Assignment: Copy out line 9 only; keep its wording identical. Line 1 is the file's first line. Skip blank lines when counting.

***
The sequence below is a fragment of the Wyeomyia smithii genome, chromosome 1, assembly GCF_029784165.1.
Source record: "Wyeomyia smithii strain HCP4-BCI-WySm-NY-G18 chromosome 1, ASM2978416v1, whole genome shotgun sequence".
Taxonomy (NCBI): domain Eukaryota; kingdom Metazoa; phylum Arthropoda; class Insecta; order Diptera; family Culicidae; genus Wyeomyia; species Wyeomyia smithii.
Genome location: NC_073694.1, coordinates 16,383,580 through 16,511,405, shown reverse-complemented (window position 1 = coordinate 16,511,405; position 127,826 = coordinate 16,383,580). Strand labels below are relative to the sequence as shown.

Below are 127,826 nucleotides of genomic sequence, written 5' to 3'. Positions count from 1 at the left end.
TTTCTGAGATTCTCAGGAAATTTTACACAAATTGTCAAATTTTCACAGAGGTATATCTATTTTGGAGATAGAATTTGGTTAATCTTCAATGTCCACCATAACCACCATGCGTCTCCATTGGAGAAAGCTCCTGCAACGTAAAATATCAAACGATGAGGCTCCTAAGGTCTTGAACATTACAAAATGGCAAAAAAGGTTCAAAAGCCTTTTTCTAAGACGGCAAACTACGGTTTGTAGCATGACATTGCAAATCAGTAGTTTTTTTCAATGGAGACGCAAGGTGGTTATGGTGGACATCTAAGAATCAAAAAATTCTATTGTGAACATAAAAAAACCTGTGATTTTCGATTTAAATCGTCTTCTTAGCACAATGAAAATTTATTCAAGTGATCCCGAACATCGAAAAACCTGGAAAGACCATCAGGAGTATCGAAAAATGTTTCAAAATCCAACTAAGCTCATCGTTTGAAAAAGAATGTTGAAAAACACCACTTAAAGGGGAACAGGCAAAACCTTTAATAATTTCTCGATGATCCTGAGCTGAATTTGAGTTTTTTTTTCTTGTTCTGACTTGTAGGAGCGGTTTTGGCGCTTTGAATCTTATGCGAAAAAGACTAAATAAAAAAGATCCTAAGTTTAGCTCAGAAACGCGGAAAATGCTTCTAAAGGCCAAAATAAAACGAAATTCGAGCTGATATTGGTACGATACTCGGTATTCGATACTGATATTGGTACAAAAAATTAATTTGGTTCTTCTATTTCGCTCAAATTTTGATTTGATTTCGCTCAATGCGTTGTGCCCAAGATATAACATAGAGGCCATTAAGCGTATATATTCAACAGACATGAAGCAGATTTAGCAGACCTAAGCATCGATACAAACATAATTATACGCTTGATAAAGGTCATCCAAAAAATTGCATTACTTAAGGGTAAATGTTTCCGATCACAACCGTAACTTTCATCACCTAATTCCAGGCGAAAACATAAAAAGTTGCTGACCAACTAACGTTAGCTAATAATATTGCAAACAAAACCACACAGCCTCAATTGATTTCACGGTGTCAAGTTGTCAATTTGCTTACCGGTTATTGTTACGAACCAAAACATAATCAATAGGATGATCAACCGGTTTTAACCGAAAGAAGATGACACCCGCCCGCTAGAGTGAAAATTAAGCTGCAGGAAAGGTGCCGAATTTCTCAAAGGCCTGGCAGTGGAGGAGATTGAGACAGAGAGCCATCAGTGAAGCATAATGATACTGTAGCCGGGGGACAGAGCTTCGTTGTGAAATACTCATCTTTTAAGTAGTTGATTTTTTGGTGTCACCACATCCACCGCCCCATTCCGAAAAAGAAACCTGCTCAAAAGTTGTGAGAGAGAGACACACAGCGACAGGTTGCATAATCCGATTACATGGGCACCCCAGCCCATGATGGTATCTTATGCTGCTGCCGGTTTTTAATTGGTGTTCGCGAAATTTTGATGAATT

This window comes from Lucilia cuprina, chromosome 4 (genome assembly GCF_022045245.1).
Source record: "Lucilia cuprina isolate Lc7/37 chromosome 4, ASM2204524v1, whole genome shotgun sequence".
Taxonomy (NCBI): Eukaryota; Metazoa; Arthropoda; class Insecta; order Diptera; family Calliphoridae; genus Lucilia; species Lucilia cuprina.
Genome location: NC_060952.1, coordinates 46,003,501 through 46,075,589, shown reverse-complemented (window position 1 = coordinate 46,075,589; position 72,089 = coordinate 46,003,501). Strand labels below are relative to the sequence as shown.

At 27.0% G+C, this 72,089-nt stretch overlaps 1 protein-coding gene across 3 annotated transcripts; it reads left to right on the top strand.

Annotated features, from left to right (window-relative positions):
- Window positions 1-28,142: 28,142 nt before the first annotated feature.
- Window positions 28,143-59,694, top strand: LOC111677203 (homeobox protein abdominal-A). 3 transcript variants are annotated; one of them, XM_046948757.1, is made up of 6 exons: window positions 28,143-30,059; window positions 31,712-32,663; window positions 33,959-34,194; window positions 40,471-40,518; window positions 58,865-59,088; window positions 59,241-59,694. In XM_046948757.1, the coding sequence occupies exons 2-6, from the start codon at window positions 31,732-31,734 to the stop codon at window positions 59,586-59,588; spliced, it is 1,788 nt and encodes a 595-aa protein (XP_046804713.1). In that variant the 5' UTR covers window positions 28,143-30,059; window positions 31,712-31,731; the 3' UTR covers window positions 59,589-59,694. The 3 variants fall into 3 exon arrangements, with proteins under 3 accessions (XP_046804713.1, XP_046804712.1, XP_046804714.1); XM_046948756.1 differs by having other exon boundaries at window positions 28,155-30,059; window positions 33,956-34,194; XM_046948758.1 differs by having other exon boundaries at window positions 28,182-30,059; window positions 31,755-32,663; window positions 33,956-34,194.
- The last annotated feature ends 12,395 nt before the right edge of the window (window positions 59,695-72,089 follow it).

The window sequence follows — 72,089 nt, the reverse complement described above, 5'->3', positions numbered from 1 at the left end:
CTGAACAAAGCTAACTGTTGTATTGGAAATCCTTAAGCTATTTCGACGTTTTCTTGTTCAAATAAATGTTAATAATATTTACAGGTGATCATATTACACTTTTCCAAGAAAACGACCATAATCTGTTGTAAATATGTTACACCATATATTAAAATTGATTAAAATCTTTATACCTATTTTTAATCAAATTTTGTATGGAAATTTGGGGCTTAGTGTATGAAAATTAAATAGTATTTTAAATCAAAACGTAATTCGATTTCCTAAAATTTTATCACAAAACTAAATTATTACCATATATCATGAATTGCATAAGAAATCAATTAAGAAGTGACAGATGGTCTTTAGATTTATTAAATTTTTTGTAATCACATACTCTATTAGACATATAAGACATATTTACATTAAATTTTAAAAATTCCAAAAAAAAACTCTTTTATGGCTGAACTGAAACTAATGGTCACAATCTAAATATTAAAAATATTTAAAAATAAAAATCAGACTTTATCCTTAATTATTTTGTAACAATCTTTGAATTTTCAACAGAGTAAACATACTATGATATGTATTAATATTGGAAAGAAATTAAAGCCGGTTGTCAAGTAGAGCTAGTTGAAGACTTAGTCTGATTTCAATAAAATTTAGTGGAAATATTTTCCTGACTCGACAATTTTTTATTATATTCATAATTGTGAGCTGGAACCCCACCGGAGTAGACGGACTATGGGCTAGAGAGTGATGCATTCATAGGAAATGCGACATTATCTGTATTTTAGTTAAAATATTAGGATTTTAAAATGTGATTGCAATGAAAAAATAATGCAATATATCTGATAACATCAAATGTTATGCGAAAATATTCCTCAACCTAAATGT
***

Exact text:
Taxonomy (NCBI): Eukaryota; Metazoa; Arthropoda; class Insecta; order Diptera; family Calliphoridae; genus Lucilia; species Lucilia cuprina.